• chair push-ups

Your surgeon might also request that you attend a class that thoroughly explains the procedure. The class will help you understand what will take place at every phase of the knee replacement process. Trained nurses usually teach these classes, and the class may be hosted at your scheduled hospital.

Home Setup

Your bed should be low enough for your feet to touch the floor when you sit on the edge of the bed. Keep tripping hazards out of your home.

  • Learn how to prevent falls. Remove loose wires or cords from areas you walk through to get from one room to another. Remove loose throw rugs. DO NOT keep small pets in your home. Fix any uneven flooring in doorways. Use good lighting.
  • Make your bathroom safe. Put hand rails in the bathtub or shower and next to the toilet. Place a slip-proof mat in the bathtub or shower.
  • DO NOT carry anything when you are walking around. You may need your hands to help you balance.

Set up your home so that you do not have to climb steps. Some tips are:

  • Set up a bed or use bedroom on the same floor.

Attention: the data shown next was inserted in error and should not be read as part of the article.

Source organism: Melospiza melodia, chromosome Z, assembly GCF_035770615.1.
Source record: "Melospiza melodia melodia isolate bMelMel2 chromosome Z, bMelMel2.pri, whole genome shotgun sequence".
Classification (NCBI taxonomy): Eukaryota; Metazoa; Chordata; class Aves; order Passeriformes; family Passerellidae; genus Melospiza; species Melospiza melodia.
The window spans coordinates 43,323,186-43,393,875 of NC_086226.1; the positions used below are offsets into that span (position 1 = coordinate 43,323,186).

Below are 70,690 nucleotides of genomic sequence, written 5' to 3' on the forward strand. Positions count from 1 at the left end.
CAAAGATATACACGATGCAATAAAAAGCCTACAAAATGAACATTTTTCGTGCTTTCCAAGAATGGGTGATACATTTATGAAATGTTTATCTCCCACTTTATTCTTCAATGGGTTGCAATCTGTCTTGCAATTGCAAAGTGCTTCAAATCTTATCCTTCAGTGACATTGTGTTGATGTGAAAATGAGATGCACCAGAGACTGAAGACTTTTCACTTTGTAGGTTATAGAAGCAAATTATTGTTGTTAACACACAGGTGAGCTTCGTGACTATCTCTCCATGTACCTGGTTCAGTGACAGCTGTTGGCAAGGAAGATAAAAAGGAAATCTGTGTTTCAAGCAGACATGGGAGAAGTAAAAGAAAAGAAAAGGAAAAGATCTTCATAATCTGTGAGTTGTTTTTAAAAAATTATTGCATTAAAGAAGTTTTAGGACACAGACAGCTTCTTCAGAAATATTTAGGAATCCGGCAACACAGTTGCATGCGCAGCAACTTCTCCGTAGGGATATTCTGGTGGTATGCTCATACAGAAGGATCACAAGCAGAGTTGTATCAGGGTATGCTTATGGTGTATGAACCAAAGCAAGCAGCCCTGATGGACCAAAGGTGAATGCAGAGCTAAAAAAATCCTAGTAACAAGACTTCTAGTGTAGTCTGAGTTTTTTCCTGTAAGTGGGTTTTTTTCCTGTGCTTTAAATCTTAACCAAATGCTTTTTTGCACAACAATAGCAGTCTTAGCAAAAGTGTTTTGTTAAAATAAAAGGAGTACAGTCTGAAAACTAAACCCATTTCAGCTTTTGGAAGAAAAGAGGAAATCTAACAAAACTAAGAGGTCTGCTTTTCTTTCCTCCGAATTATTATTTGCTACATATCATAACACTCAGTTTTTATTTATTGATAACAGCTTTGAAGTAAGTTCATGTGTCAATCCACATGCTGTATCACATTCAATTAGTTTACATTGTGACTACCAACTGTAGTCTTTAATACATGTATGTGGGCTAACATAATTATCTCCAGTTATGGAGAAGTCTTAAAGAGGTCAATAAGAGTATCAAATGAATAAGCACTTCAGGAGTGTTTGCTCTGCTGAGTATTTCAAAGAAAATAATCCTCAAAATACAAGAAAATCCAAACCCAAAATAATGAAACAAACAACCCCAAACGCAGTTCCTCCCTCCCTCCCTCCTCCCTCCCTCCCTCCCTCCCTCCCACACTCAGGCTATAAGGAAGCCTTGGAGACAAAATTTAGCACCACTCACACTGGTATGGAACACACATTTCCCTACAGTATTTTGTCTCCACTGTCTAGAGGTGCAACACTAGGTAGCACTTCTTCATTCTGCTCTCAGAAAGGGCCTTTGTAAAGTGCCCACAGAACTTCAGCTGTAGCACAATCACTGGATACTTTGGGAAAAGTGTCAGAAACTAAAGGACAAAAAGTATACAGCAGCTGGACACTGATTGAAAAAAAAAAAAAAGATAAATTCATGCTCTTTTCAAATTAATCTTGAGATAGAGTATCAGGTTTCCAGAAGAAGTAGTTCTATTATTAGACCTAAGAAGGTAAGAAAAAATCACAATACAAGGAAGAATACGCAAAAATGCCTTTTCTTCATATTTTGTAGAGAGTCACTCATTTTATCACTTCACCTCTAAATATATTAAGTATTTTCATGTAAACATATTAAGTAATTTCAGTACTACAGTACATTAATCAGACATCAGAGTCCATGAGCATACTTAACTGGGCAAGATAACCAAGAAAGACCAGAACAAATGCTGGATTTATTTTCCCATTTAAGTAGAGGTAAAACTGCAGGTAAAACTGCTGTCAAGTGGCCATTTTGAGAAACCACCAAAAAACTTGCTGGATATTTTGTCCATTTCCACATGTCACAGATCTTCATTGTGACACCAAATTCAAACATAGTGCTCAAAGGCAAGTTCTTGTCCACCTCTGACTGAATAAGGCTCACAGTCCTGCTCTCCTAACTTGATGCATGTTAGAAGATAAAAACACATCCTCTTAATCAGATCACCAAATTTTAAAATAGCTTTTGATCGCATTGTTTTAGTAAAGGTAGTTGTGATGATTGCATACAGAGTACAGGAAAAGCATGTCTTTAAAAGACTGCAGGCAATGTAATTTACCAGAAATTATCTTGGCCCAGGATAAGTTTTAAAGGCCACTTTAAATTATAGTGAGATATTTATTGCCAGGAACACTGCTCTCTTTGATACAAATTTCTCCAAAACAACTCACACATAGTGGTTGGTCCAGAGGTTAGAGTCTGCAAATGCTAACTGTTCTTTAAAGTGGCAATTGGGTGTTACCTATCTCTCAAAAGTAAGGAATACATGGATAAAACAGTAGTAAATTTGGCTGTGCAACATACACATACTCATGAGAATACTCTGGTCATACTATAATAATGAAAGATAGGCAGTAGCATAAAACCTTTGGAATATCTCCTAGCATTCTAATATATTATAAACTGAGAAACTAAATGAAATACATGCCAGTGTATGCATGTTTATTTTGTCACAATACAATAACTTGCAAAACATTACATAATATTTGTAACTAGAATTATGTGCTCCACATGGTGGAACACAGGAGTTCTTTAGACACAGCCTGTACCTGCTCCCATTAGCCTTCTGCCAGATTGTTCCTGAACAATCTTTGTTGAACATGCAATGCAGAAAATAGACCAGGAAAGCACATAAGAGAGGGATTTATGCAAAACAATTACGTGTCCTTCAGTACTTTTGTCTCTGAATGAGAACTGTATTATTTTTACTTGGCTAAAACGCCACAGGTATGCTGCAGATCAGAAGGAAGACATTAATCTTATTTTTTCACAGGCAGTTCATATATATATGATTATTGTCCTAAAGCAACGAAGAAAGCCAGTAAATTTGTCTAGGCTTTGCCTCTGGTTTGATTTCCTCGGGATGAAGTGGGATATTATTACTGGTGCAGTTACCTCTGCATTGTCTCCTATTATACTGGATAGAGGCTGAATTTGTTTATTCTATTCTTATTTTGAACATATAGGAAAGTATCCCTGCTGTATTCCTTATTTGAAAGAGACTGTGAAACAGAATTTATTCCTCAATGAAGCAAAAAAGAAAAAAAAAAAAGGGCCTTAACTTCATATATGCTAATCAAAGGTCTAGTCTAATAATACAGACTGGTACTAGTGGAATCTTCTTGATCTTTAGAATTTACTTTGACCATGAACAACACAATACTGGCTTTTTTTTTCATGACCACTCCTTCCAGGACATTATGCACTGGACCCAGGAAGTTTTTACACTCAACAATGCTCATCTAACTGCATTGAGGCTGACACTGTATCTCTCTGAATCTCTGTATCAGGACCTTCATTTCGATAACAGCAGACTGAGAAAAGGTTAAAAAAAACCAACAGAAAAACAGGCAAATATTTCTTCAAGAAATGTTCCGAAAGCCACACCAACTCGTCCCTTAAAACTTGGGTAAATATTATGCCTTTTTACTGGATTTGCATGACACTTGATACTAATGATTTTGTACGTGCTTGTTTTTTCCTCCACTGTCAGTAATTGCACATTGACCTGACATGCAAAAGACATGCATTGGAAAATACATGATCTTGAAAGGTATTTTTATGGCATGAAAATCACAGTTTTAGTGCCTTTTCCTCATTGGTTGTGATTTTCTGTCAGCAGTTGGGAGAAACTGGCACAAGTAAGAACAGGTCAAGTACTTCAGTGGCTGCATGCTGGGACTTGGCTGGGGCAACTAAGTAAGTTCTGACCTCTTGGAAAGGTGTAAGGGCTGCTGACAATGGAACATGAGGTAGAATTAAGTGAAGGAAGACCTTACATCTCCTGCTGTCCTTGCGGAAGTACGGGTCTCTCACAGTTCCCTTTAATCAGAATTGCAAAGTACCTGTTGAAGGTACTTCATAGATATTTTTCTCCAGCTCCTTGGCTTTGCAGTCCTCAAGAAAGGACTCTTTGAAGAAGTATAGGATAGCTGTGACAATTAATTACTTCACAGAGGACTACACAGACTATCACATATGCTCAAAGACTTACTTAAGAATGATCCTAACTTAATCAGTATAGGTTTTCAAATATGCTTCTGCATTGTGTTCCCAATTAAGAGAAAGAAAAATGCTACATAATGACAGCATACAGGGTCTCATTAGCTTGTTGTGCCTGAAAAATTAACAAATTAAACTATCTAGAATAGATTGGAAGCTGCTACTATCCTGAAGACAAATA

• Have a bathroom or a portable commode on the same floor where you spend most of your day.

You may need help with bathing, using the toilet, cooking, running errands and shopping, going to your medical appointments, and exercising. If you do not have a caregiver to help you at home for the first 1 or 2 weeks, ask your health care provider about having a trained caregiver come to your home.


  • Use your walker or crutches as your provider told you to use them. Take short walks often. Wear shoes that fit well and have nonskid soles. DO NOT wear high heels or slippers while you are recovering from surgery.
  • Do the exercises your physical therapist taught you. Your provider and physical therapist will help you decide when you no longer need crutches, a cane, or a walker.
  • Ask your provider or physical therapist about using a stationary bicycle and swimming as extra exercises to build your muscles and bones.
  • Try not to sit for more than 45 minutes at a time. Get up and move around after 45 minutes if you will be sitting some more.